Working with nature is key if construction is not to get caught in the middle of two important but potentially contradictory ambitions, says KPMG’s Richard Threlfall

Richard Threlfall

“The profession of the civil engineer, being the art of directing the great sources of power in nature for the use and convenience of man.” So stated the royal charter granted to the Institution of Civil Engineers on 3 June 1828.

Today the definition offends against the gender diversity for which the profession strives. But it also offends against biodiversity, by presuming that nature is there to be moulded to the convenience of humanity, with no acknowledgement of what the implications for that nature might be.

But that was 1828. We have long since embraced environmental impact assessments and the UK takes the protection of certain species that may be affected by building works extremely seriously. So what’s the problem? Answer, the world is belatedly waking up to the fact that $44 trillion of economic value generation, more than 50% of global GDP, is moderately or highly dependent on nature.

Global populations of mammals, birds, fish amphibians and reptiles plunged by 68% on average between 1970 and 2016

Our way of life, our quality of life, our very existence depends on protecting that biodiversity yet, according to the WWF, global populations of mammals, birds, fish, amphibians and reptiles plunged by 68%, on average, between 1970 and 2016.

Last autumn KPMG’s survey of sustainability reporting showed that less than 25% of major companies are currently including any reporting on their biodiversity impact. But the pressure for change is building fast.

Last year saw the launch of the taskforce on nature-related financial disclosure. And, when the International Financial Reporting Standards Foundation conducted a consultation before Christmas on setting up a sustainability standards board, many respondents argued that biodiversity reporting should be a high priority, after climate reporting.

Then, in February, the UK government published the Dasgupta review on the economics of biodiversity. The report has been widely acclaimed for its breadth and insight.

It argues for transformational change in our relationship with nature, with specific recommendations including that governments should include natural capital in their national accounting systems, that more protected areas should be established, on land and in the oceans, and that financial systems should be established to incentivise the protection of critical ecosystems, such as the Amazon rainforest. I strongly recommend you read at least its 10-page summary of headline messages.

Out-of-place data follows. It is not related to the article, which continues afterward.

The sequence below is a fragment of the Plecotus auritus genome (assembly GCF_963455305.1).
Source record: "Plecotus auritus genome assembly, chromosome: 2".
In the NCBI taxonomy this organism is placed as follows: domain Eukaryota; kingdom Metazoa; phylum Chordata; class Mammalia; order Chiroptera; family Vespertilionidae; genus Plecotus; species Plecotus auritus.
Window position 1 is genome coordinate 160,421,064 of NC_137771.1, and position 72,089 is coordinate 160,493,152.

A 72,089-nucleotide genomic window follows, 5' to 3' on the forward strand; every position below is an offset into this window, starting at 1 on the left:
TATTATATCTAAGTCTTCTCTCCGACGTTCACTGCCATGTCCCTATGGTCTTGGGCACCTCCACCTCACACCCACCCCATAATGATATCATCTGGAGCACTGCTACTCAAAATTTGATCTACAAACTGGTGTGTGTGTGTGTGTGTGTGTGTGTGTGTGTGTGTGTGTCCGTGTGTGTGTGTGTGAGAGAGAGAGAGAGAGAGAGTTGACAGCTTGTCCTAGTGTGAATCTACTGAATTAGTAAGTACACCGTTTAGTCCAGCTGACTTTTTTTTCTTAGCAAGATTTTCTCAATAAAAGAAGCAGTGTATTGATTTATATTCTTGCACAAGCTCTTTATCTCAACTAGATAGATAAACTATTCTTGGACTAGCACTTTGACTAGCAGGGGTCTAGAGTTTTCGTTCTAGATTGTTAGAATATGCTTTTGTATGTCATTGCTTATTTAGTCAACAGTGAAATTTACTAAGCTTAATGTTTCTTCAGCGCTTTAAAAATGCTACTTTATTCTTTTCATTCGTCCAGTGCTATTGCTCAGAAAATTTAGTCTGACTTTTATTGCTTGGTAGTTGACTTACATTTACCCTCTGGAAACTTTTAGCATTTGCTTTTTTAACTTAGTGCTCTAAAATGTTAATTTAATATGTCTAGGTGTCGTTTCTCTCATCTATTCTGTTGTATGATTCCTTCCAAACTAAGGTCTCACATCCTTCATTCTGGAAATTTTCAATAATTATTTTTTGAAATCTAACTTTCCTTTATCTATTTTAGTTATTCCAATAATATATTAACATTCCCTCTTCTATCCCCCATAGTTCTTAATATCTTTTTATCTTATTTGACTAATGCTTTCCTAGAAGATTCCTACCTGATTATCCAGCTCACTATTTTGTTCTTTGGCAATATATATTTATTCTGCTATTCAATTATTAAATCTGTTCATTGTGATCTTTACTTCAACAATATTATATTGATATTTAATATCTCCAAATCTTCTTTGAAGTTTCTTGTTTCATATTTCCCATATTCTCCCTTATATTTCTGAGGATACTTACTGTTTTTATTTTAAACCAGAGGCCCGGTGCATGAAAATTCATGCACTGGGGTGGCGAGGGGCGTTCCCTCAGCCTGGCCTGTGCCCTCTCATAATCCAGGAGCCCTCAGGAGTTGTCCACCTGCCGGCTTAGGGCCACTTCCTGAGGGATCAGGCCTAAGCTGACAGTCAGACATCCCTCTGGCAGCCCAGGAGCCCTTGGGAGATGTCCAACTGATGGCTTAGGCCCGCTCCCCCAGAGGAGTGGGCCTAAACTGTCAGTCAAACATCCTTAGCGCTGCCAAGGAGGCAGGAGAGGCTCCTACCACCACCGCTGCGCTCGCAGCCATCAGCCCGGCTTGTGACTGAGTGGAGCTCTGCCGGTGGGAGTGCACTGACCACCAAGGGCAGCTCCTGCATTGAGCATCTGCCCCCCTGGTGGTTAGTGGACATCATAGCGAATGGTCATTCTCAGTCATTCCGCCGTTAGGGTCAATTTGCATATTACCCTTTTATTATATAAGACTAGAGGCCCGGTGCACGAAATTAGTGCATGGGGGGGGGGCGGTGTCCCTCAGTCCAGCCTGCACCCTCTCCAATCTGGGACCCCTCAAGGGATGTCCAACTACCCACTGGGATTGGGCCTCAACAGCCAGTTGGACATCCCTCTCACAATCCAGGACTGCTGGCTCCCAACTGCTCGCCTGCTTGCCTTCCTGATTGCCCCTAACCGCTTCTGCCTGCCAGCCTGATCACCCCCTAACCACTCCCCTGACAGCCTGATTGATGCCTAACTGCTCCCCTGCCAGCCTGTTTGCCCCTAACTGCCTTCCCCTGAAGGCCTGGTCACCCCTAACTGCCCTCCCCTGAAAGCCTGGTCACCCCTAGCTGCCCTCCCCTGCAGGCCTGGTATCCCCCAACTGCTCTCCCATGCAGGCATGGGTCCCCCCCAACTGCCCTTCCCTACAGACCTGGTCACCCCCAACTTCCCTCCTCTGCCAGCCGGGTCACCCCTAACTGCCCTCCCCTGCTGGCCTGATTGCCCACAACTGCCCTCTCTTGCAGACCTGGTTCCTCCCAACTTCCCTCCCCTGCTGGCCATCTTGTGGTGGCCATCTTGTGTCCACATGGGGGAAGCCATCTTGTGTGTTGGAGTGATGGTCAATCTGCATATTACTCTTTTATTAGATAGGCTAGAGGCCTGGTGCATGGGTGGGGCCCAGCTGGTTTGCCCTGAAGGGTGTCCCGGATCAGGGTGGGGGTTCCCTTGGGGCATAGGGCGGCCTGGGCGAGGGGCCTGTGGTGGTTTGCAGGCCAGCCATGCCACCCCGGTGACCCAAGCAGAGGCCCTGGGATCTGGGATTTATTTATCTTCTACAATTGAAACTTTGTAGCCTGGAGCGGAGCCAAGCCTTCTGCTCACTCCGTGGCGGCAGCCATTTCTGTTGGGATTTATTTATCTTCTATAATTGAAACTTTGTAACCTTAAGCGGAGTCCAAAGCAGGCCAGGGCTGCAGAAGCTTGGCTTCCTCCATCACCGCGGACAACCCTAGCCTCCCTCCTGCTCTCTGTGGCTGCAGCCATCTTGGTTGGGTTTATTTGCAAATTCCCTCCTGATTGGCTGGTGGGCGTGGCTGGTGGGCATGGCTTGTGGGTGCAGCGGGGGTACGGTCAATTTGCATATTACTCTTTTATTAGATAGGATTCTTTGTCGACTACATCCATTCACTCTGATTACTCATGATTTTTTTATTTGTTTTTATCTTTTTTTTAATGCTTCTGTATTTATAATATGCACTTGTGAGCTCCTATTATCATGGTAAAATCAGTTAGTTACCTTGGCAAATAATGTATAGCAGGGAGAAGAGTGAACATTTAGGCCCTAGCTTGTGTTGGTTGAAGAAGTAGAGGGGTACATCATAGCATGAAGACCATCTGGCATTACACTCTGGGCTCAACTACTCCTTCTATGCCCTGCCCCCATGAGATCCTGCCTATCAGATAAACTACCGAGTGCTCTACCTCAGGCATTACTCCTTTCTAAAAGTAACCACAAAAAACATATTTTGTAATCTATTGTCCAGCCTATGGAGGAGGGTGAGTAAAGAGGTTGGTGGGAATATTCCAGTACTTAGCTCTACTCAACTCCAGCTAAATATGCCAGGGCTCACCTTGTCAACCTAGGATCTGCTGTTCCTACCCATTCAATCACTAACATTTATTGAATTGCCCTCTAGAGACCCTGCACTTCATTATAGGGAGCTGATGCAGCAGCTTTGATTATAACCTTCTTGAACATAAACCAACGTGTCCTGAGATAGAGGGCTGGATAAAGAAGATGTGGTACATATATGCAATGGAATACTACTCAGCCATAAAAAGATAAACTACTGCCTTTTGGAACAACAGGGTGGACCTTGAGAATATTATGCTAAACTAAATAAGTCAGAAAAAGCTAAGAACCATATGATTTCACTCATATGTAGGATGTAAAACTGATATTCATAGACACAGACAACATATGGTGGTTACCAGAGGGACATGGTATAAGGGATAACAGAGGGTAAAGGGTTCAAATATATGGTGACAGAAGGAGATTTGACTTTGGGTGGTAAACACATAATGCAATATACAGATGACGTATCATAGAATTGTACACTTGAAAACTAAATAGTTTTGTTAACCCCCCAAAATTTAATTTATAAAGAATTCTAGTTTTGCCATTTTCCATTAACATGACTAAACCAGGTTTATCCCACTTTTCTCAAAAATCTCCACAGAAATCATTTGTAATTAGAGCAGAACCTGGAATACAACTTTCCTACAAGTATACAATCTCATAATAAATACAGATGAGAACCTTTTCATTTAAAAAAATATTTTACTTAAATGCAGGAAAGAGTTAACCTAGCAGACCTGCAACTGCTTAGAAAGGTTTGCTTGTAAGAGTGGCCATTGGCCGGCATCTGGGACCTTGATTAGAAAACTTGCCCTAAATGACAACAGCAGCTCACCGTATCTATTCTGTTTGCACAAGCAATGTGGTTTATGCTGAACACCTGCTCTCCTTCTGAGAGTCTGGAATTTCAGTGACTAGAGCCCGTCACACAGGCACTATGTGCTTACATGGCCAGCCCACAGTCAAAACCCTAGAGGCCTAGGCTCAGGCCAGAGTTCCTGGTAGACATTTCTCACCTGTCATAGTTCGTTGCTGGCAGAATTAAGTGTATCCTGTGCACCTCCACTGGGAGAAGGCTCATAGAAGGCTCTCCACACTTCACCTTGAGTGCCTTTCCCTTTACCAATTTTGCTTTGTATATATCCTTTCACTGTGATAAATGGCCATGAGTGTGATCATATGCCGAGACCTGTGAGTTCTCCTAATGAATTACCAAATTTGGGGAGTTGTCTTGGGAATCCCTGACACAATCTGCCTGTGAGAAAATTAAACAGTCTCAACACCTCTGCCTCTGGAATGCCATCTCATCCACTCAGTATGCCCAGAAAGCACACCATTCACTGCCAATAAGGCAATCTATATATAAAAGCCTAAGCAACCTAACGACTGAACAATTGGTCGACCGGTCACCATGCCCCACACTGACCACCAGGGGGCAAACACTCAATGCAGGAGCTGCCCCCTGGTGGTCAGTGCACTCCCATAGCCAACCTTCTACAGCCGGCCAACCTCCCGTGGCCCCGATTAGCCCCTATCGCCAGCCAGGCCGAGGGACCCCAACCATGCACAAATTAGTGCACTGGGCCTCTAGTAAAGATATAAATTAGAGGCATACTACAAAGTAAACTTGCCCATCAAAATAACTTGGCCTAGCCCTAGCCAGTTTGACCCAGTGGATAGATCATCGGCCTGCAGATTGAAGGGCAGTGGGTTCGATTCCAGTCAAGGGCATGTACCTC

That the government sponsored the production of such a report is encouraging, but there is a divergence between the message of the report and the reality of many government policies and indeed our own stance as a society. We know for example that the country is desperately short of new homes, and in our zeal to solve that issue the government will sometimes sanction building on the green belt.

We are at risk of a head-on collision between our country’s aspirations for construction and the growing focus on biodiversity

Indeed, in Burley in Wharfedale, the town adjacent to where I live, planning permission has just been granted in a letter which includes the statement “The secretary of state agrees that the proposal would represent inappropriate development in the green belt … [and] … inevitably lead to encroachment into the countryside”.

We are, I believe, at risk of a head-on collision between our country’s aspirations for construction and the growing focus on biodiversity. How do we avoid our industry getting castigated in the middle? There are four things I recommend all businesses in the construction industry start to do, if you do not already:

1. Start to report now, voluntarily, against the biodiversity standards, for example those issued by the global reporting initiative (GRI).

2. Put in place policies that require active consideration of the biodiversity impact of the supply chain of the materials used on your projects. Require your suppliers to disclose the information you need, search for the supply that does the least harm, and document your decisions, both to help track progress and to help explain when challenged.

3. Go above and beyond in environmental impact assessments. That they are demanding already does not mean that compliance is enough in the court of public opinion. Put in place a culture that sees the assessment as a tool for finding the best way to do something – or not do it all – rather than justify what had been planned.

4. Refuse to bid for or accept any job that carries material controversy or question marks on grounds of biodiversity impact. From a reputational point of view, it is not worth the risk, and besides it is the right thing to do.

I have argued in this column before – and still maintain – that climate change is the existential challenge of our time. Biodiversity is being seriously affected by climate change and that harm will be mitigated by our collective actions to reduce carbon emissions. But, as the Dasgupta review explains, there is so much more we need to do. As businesses it is our responsibility first to do no harm and then change our whole attitude to nature, so we work with it, not simply harness it “for the use and convenience of man”.

Richard Threlfall is a partner and global head of infrastructure and KPMG IMPACT



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